Polystyrene is all around us, in coffee cups and egg cartons, meat and produce trays, soup and salad bowls, in CD jewel boxes, and the packing "peanuts" and molded foam that protect new appliances and electronics. It is the lightweight packaging and insulating material that helps prevent damage to products in transit. Polystyrene is also used in building materials, electrical appliances, in light switches and plates, and many other household items.
Dow Chemical Company introduced and trademarked StyrofoamÒ, a form of polystyrene foam insulation, in the U.S. in 1954. The scientific name for Styrofoam is polystyrene foam. According to the industry, that coffee you drank from a foam cup this morning was not Styrofoam; it was polystyrene foam.
Like all traditional plastics, polystyrene is made from petroleum, which is a non-sustainable source of major environmental pollution. Additionally, Ethylene and Benzene are chemical precursors in the manufacture of polystyrene and large amounts of hazardous waste are generated in the manufacturing process. Solid at room temperature, polystyrene is a thermoplastic substance; a plastic that melts when heated and becomes solid again when cooled. There are many kinds of polystyrene foams in use, one of which is used for food packaging.
The styrene in polystyrene cups has been shown to migrate into beverages. One single use may leach as much as .025 percent. If that doesn’t seem like much, consider that if you drink from polystyrene cups 4 times a day over 3 years, you may have consumed a foam cup's worth of styrene. That’s just a few cups of coffee or tea a day. The Environmental Justice Network reports that styrene is absorbed through the skin, lungs and intestines and is known to indiscriminately attack the body’s tissue and nervous system.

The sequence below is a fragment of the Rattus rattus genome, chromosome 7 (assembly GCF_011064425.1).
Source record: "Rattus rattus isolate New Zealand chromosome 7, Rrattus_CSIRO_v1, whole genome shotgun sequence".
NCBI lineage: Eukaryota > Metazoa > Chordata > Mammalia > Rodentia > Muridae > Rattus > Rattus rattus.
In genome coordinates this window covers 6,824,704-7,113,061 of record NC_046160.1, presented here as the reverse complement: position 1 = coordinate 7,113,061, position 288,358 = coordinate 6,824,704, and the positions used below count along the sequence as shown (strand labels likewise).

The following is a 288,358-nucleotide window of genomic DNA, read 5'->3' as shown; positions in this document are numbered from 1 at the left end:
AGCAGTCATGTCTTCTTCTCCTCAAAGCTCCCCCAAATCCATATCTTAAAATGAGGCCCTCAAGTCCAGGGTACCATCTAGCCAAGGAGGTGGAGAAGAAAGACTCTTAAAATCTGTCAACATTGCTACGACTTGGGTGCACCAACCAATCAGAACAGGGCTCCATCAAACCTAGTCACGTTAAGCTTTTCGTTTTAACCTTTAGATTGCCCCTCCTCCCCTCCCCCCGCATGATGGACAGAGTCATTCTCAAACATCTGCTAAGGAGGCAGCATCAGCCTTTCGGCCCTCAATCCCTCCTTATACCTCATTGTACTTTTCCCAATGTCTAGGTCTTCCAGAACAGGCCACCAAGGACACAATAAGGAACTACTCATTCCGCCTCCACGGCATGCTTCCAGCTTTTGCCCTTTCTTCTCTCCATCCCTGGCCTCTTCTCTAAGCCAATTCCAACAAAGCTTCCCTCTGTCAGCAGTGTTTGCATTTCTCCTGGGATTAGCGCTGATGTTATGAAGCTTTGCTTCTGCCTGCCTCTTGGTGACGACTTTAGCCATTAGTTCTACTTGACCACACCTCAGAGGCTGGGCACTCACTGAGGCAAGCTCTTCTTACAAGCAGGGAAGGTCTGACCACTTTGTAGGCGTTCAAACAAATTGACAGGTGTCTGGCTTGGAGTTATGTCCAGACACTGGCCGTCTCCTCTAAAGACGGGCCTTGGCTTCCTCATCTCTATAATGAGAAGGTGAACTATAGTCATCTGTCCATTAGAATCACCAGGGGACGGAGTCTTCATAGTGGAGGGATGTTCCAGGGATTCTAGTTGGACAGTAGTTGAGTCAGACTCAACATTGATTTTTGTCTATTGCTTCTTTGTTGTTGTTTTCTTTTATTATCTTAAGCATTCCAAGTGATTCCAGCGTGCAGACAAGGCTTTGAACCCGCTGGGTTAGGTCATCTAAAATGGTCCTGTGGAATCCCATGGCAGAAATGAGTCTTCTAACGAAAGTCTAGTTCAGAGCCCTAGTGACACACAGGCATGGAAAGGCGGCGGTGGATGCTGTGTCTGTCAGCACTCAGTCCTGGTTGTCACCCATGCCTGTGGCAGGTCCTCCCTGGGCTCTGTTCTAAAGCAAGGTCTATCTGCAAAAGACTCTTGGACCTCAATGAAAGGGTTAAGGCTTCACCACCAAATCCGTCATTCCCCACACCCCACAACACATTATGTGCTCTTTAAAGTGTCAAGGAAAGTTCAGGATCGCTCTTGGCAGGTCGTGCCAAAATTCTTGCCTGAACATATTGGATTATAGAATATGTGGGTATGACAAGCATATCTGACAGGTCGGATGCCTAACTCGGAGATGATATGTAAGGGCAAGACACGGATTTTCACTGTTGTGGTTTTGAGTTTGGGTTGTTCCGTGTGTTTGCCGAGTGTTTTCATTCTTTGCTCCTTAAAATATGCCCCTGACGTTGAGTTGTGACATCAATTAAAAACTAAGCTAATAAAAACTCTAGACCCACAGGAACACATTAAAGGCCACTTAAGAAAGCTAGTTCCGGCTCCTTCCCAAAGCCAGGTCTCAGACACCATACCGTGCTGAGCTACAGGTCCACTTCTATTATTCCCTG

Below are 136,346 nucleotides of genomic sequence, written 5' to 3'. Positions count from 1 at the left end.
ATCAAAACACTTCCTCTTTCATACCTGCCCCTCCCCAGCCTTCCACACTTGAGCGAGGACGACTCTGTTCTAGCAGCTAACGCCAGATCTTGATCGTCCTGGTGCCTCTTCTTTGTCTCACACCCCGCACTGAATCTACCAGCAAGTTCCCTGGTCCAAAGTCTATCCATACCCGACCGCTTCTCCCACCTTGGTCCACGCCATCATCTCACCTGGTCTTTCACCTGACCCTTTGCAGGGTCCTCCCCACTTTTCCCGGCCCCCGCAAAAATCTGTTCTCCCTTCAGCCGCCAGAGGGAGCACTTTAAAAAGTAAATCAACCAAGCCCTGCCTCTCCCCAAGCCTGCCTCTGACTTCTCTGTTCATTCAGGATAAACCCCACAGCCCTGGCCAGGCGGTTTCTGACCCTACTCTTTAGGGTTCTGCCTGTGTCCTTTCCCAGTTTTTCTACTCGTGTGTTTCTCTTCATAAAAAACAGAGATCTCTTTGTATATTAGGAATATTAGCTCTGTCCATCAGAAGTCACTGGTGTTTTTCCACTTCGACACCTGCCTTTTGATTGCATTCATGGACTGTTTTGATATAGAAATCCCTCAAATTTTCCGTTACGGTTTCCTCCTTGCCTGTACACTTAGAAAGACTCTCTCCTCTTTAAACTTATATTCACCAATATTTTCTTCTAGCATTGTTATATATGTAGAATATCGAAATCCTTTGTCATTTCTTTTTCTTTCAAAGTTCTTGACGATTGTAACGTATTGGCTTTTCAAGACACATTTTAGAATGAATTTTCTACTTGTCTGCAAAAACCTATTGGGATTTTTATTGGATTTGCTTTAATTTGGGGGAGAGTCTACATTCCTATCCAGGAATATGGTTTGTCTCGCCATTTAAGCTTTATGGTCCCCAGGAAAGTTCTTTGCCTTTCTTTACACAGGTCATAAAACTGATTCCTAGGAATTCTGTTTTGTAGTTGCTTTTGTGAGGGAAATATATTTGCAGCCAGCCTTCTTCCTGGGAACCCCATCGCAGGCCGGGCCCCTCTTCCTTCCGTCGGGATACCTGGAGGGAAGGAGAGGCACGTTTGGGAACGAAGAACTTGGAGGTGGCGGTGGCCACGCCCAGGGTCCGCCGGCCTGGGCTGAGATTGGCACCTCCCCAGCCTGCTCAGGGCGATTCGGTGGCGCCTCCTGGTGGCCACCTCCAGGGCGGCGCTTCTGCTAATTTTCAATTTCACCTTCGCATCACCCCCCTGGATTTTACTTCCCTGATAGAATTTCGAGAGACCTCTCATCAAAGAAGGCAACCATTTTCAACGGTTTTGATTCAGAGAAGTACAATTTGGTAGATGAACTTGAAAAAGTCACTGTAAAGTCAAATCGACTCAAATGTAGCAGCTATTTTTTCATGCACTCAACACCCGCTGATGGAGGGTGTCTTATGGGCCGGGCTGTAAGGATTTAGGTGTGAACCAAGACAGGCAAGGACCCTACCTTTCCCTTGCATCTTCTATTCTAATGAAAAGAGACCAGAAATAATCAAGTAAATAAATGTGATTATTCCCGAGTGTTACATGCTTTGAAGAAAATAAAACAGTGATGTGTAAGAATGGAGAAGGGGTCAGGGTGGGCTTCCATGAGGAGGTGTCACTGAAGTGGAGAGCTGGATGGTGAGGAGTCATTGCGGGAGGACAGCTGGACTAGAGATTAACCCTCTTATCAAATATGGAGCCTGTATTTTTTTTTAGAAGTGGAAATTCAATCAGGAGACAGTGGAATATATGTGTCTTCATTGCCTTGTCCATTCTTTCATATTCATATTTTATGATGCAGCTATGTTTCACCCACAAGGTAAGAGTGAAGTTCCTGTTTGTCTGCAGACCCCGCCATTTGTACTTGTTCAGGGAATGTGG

The migration of styrene is also influenced by the fat content of the food or beverage in the polystyrene container. Foods with a higher fat content will draw a higher degree of styrene into the food. Some beverages, such as alcohol or the acids in "tea with lemon," may also raise the rate of styrene migration. Styrene also appears to migrate more quickly when the food or beverages are hot.
Plastics that get into our food are now referred to as, "Food Contact Substances" by the US Food and Drug Administration (FDA), however before April 2002, they were called "Indirect Food Additives." The FDA changed the name with the intention of removing the implication that plastic was indeed migrating into the food. 
To complicate matters, mountains of polystyrene packaging from food service, is piling up in landfills. Not only do the puffed up foam containers take up more space than paper, they are not presently recycled because it is not economically sustainable. Non-food service packaging is not contaminated with food and other wastes like the clamshells and beverage cups from fast food restaurants.
It would be pretty difficult to avoid polystyrene altogether, however as consumers we do have many choices. We can choose to avoid fast food takeout and eat unprocessed whole foods as much as possible. We can keep non-disposable cups and flatware at our desk. At the very least, disposable paper cups and plates are a better choice; they are biodegradable and not damaging to your health.
 Styrene and Ethylbenzene Migration from Polystyrene into Dairy Products by Dynamic Purge-and-Trap Gas Chromatography J. EHRET-HENRY, V. DUCRUET, A. LUCIANI, A. FEIGENBAUMJournal of Food Science. Volume 59, Issue 5 , Pages990 – 992
1994 by the Institute of Food Technologists
 Guidance for Industry: Preparation of Food Contact Notifications and Food Additive Petitions for Food Contact Substances: Chemistry Recommendations FINAL GUIDANCE U.S. Food and Drug Administration, Center for Food Safety & Applied Nutrition, Office of Food Additive Safety April 2002 http://www.cfsan.fda.gov/~dms/opa2pmnc.html